We typically look for what we call the seven “typologies.” This acts as a broad brushstroke to cover the activities mentioned by FinCEN:
- High-Risk Geographies
- Common Counterparties/Financial Nexuses
- Large Asset Movement
- Structured Currency Transactions
- Rapid Rotation of Funds
- Increases in Behavior
- Deviation from Risk Profile
Sufficiency Component 3: Does the System Match the Size?
The third principle of sufficiency involves asking, “Do we have the appropriate number of people involved in the monitoring, investigating, and reporting processes?” This will depend on the size of your institution; however, we recommend that even for small institutions, at least two employees should be capable of completing all of the steps involved for BSA compliance. Completing an annual staffing assessment either as a stand-alone exercise or as part of your BSA risk assessment is an important exercise.
And finally, does your institution have the right tools to monitor for the suspicious activities it faces? Using cash logs will only get you so far, as these only let you monitor for structured currency transactions and some instances of large movements of cash, but little else. If you need to monitor wire transactions, monetary instruments, remote deposit capture, or other types of activity, make sure you have the appropriate tools for the monitoring to be completed. Those appropriate tools could include reports, personnel experience, software, etc.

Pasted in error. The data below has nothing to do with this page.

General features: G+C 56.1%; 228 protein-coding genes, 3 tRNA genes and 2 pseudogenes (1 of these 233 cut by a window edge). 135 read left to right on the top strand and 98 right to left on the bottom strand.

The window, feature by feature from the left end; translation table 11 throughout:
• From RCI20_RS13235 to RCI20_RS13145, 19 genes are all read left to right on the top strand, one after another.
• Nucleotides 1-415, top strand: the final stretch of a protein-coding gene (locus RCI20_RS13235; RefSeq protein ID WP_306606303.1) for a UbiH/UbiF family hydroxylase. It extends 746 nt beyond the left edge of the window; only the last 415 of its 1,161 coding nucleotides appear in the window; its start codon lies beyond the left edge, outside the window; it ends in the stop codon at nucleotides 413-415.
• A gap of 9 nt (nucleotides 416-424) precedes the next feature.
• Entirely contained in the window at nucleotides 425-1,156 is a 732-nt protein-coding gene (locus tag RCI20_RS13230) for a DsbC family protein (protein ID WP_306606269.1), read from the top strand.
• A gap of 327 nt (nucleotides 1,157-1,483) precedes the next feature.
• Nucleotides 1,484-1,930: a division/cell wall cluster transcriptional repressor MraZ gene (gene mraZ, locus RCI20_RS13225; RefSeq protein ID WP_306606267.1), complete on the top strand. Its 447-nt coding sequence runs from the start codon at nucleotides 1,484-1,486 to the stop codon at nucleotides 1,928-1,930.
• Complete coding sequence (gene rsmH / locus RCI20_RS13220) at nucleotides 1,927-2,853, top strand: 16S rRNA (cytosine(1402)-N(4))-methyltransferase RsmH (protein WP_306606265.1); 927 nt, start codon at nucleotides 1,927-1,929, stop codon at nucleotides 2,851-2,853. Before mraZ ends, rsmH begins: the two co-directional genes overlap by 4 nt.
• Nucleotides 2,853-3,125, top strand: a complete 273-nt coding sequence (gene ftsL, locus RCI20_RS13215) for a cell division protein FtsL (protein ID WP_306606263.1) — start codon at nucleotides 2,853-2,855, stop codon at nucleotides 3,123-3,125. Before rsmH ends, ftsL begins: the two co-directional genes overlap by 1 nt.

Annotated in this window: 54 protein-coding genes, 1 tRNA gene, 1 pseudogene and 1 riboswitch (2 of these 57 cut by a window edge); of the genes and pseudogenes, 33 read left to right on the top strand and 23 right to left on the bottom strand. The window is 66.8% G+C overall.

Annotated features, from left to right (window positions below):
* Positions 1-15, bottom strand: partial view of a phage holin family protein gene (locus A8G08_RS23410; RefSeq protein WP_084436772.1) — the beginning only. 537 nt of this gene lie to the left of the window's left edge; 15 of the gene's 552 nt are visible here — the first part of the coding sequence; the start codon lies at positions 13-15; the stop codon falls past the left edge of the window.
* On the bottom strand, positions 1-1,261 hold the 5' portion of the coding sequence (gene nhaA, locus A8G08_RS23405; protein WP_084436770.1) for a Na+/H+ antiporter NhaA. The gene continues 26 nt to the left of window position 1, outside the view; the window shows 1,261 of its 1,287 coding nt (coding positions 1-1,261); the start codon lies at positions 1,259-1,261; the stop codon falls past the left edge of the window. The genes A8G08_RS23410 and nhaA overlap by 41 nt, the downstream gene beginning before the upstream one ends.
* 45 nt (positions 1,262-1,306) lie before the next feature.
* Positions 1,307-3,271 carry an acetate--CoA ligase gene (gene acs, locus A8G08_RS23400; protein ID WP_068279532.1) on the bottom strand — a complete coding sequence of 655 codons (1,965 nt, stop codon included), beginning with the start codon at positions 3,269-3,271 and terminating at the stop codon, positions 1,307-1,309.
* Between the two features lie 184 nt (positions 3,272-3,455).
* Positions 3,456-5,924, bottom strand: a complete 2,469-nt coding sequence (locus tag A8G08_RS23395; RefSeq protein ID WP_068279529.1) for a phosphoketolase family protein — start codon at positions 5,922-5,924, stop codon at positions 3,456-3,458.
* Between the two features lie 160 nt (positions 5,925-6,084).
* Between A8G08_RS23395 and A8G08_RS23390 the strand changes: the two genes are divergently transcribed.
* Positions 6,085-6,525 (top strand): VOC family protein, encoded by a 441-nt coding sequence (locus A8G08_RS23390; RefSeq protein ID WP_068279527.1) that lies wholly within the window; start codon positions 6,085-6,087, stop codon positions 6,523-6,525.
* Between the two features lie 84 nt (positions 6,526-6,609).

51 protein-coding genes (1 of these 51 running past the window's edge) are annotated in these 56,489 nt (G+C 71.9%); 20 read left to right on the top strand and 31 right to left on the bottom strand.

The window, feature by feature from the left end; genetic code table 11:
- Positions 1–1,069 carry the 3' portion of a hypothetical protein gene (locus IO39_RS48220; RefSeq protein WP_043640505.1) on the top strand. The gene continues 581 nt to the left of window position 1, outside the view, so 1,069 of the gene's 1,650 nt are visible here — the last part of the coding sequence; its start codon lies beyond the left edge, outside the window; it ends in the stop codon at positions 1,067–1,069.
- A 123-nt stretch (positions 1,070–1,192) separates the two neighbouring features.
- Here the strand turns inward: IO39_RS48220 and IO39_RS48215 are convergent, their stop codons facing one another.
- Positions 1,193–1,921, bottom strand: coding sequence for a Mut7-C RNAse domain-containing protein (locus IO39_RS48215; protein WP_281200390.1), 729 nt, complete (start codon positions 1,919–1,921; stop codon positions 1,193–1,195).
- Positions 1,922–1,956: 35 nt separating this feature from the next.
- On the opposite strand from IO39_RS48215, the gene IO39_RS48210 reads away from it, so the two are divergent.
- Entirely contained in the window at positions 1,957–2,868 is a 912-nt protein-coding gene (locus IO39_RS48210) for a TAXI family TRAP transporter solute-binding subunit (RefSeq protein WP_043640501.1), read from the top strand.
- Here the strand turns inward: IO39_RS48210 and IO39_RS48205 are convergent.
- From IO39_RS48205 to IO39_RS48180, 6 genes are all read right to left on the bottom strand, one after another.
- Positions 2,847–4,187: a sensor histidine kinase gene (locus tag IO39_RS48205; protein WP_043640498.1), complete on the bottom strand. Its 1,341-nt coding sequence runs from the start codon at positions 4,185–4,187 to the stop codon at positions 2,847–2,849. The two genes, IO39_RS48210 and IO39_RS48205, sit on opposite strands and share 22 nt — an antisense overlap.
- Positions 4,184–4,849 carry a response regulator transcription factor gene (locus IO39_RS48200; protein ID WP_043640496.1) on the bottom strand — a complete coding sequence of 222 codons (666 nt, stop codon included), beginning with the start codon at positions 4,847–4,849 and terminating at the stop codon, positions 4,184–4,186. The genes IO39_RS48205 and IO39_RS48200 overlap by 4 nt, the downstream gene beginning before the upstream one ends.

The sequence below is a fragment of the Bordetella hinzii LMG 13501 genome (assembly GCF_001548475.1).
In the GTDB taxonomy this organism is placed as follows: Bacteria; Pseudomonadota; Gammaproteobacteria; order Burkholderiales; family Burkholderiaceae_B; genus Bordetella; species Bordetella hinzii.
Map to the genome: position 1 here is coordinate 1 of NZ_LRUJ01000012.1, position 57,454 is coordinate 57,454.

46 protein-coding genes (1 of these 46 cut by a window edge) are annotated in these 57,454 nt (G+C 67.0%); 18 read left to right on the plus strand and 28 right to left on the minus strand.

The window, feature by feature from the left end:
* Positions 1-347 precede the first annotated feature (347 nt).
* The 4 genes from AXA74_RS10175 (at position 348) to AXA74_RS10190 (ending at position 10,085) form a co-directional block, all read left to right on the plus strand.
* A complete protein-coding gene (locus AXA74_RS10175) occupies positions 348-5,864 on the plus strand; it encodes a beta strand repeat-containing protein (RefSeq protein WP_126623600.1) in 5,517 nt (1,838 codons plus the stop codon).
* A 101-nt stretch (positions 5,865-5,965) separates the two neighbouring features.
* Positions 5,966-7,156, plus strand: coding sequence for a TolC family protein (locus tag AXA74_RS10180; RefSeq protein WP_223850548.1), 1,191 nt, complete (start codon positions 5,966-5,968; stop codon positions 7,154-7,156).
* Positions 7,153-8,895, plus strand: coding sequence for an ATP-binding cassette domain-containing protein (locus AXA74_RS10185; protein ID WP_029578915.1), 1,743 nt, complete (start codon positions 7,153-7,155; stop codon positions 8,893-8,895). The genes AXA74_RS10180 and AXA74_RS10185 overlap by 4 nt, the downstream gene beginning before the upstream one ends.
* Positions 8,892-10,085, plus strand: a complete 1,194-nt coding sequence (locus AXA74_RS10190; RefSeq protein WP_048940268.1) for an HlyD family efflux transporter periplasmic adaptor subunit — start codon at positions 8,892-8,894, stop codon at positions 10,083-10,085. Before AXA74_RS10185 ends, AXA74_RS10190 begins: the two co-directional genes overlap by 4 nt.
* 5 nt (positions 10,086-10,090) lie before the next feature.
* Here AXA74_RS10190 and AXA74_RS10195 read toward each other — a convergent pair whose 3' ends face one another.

In summary, sufficiency is the element of BSA/AML monitoring that measures your systems ability to cover all of the suspicious activities that should be monitored in accordance to your institution’s risk profile. Next week, we’ll address the second essential weapon of the smaller financial institution’s BSA/AML monitoring efforts.
Read Part 2
Ken Agle, President of AdvisX, our sister company, brings more than 25 years of experience covering almost all facets of financial institution risk management operations. He has conducted more than 350 compliance reviews and has assisted more than 200 financial institutions throughout the United States. He has developed and implemented systems and training programs on all phases of banking risk management, including, but not limited to BSA/AML, fair lending, loan review, HMDA, CRA, BSA, operational compliance, TILA, and RESPA. He has written numerous regulatory responses and appeals and has been instrumental in assisting institutions with challenging circumstances while facing regulatory enforcement orders. He has partnered with McGladrey & Pullen, RSMI, Promontory, Sheshunoff and other multi-region firms to provide support services to financial institutions. Mr. Agle specializes in strategic regulatory response and in developing and implementing both proactive and reactive tools and systems to preempt and resolve issues affecting today’s financial institution. For more information on BSA/AML services, contact Ken Agle.